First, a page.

Devin Grome had made a few trips into Ukraine since coming to work for European Initiative, an evangelical ministry, in 2018. On the morning of Feb. 24, 2022, he woke up to a raft of urgent messages about the Russian invasion.
He heads the ministry’s office in Budapest, Hungary, only 332 miles from the nearest Ukrainian city. Grome had a big problem to solve. One of his staff members had a team in Ukraine and was trying to evacuate, but wasn’t allowed to cross several borders. Slovakia appeared to be the best location to cross, though it would have to be by foot.
Grome enlisted a pastor in Budapest, who is from Slovakia, to help. “I called a friend, got a van and got up there to pick them up. Wow, that was a day,” Grome says.
The 28-year-old has family in Cincinnati and Northern Kentucky. He grew up in Patriot, Ind., across the river from western Boone County. He attended Charis Bible College in Colorado. During a summer ministry trip to Europe, he found out about European Initiative and realized it offered a future.
Grome runs the Budapest office with his wife, Jessica. They host summer mission teams from America, teach English in schools, and work with the Romani minority in Hungarian villages to help better their way of life. Grome describes his work as “serving and just doing anything that we can to be an answer to people’s needs.”
That brings us to Feb. 25, 2022. “We got together to just pray for Ukraine but didn't know what to do … I just felt frustrated. You know, I felt we're so close, we could do something. And we're sitting in my apartment, and I don't have anything against prayer at all. I think it's great, but I'm like, you know, all of America's praying. Europe's praying. People that don't believe in God are praying. And I'm like, we're close enough to actually do something,” he says from Budapest during a recent Zoom call.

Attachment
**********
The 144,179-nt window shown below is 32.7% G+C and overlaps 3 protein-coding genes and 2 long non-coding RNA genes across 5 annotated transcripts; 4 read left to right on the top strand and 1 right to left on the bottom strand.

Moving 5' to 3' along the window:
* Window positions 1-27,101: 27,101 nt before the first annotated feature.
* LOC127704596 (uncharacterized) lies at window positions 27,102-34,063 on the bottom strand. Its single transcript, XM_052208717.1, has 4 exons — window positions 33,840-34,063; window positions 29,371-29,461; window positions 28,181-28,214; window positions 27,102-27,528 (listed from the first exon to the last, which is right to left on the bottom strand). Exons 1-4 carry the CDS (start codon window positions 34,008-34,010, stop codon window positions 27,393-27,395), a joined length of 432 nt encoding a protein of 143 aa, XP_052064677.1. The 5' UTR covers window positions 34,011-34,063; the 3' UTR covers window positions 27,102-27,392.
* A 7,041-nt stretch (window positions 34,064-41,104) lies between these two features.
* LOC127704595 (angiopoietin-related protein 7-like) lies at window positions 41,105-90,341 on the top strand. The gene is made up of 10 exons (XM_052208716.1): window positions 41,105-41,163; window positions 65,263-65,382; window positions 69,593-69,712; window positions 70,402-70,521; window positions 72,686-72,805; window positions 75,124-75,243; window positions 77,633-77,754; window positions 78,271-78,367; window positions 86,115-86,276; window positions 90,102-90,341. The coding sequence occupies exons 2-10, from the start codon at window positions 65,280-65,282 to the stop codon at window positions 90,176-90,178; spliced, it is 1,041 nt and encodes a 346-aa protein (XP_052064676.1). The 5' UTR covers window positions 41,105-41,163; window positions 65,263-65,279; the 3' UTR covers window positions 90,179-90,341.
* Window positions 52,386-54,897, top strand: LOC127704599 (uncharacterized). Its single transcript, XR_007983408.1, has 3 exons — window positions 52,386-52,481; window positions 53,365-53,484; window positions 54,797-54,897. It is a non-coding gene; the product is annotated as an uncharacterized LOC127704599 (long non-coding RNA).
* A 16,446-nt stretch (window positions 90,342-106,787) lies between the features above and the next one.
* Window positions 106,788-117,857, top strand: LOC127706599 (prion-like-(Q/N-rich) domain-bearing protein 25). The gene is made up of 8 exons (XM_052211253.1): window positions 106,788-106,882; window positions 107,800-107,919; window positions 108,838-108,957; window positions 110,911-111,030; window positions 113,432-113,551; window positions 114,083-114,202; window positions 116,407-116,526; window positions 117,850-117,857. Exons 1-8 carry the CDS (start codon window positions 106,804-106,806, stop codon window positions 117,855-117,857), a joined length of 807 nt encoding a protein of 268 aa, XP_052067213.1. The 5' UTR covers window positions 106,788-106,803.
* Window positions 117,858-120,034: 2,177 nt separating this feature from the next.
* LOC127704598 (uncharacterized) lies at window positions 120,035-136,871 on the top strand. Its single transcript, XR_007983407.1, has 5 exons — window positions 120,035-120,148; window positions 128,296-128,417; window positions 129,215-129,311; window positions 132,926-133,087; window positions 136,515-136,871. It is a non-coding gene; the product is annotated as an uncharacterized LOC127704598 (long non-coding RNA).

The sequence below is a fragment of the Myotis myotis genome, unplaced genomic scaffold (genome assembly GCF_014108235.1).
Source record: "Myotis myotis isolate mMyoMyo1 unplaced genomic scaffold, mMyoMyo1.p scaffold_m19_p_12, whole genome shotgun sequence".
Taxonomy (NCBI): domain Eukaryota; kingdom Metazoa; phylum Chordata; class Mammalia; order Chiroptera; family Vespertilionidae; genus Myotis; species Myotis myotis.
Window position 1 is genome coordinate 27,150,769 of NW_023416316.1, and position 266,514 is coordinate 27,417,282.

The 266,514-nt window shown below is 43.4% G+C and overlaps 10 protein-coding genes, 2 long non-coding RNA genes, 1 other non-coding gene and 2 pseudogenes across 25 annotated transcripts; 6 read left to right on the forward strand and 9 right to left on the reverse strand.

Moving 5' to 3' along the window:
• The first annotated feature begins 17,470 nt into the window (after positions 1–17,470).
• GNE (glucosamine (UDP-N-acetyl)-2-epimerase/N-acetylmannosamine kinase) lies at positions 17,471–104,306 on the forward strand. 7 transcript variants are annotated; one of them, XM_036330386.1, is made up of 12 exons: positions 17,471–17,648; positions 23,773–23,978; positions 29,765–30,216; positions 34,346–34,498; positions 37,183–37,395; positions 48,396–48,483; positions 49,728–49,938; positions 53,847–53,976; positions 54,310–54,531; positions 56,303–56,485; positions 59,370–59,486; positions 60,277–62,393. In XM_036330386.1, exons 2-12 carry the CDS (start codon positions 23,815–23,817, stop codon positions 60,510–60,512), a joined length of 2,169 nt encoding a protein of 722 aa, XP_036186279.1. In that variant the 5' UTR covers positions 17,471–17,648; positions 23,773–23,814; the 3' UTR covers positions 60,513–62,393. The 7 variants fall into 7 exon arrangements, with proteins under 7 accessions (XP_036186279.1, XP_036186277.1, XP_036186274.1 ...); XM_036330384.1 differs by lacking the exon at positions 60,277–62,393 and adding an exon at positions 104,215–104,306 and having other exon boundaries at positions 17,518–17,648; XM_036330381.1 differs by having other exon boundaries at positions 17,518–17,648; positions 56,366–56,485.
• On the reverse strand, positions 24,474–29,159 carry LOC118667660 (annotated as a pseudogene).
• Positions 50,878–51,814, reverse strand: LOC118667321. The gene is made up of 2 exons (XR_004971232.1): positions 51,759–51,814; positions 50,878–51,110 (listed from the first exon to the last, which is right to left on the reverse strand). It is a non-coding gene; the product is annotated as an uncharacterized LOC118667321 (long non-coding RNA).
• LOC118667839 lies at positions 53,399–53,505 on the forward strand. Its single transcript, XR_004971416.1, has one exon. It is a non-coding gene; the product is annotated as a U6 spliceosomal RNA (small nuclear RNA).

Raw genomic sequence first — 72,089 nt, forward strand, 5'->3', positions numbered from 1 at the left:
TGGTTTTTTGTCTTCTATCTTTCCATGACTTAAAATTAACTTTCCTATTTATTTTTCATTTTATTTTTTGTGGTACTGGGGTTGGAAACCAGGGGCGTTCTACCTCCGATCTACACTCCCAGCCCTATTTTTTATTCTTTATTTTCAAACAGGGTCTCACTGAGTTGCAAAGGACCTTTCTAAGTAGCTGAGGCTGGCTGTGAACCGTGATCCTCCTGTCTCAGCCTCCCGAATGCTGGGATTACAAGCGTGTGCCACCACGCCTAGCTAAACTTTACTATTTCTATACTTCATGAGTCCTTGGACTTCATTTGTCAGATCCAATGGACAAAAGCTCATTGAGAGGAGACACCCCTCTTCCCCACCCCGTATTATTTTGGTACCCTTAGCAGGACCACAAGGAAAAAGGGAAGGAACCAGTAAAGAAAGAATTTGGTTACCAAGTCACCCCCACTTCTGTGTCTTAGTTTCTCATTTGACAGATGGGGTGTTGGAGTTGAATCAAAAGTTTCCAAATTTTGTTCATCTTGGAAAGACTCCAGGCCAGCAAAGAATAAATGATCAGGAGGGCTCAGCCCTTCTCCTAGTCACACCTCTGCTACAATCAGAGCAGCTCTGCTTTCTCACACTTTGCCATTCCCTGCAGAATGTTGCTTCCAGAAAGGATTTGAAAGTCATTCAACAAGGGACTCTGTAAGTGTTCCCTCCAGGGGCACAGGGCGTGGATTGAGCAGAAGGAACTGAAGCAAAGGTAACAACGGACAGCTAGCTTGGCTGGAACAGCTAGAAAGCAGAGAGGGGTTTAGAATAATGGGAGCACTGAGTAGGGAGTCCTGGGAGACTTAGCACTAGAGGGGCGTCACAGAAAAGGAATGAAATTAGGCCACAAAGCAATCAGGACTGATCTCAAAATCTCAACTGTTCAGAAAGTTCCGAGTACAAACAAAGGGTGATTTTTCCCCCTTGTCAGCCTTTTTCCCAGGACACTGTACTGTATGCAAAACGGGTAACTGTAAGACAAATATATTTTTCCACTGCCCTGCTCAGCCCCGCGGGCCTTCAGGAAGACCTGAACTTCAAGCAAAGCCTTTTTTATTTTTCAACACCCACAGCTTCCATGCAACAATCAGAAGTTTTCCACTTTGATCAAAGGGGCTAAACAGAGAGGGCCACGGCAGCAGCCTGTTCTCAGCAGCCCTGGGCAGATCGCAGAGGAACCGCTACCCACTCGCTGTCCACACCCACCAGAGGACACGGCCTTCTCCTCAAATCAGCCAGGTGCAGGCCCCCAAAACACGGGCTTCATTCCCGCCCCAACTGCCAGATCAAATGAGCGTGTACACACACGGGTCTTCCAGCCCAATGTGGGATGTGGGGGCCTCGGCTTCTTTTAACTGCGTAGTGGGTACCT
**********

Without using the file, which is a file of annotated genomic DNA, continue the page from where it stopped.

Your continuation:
“How can we be called Christians and not do something when our neighbors are in a crisis and in a time where they don't know what to do? And honestly, we don't either but there's something we can do,” he says. Grome obtained the OK from his boss, Jeff Serio, based in Berlin.
His team filled vans with food and drove them to Uzhhorod, Ukraine. The city had gone from fairly full to overwhelmed with people overnight. Stores emptied out quickly. Missionaries they knew were housing hundreds of refugees, but without enough beds. “They had people sleeping on the floor, and they’re like, can you bring us blankets, sleeping bags? Literally anything,” Grome recalls.
It’s a four-hour drive from Budapest to southwestern Ukraine. Wait times at the borders doubled that.
“We started going to Lviv as well. And our partners there were driving the aid that we were bringing further east to places like Kharkiv.” Mostly young Ukrainians from Bible schools, “they were driving into some pretty sketchy areas,” dodging mortars being dropped on them as they were delivering aid,” Grome says.
Grome has made or supervised 150 trips. When we chatted last month, he was trying to figure out how to organize a relief van to the site of the earthquake in Turkey and Syria. It took a while to get permission, but he and his co-workers are now making trips to Turkey.
is an evangelistic ministry. “Our hope is to spark a spiritual awakening in Europe” by sharing the gospel that has changed our lives.
“The gospel is a choice. It’s a decision. It’s not something that we can force somebody to believe, and we would never want to do that. So, it’s always just about sharing in that personal conversation, connecting with people. Our hope really is just to further the gospel in Europe and for many to experience the life-changing message of Jesus Christ.”
Their work in Ukraine “came from just having a heart for Ukraine and you know, you can’t call yourself a Christian if you can’t help people,” he says.
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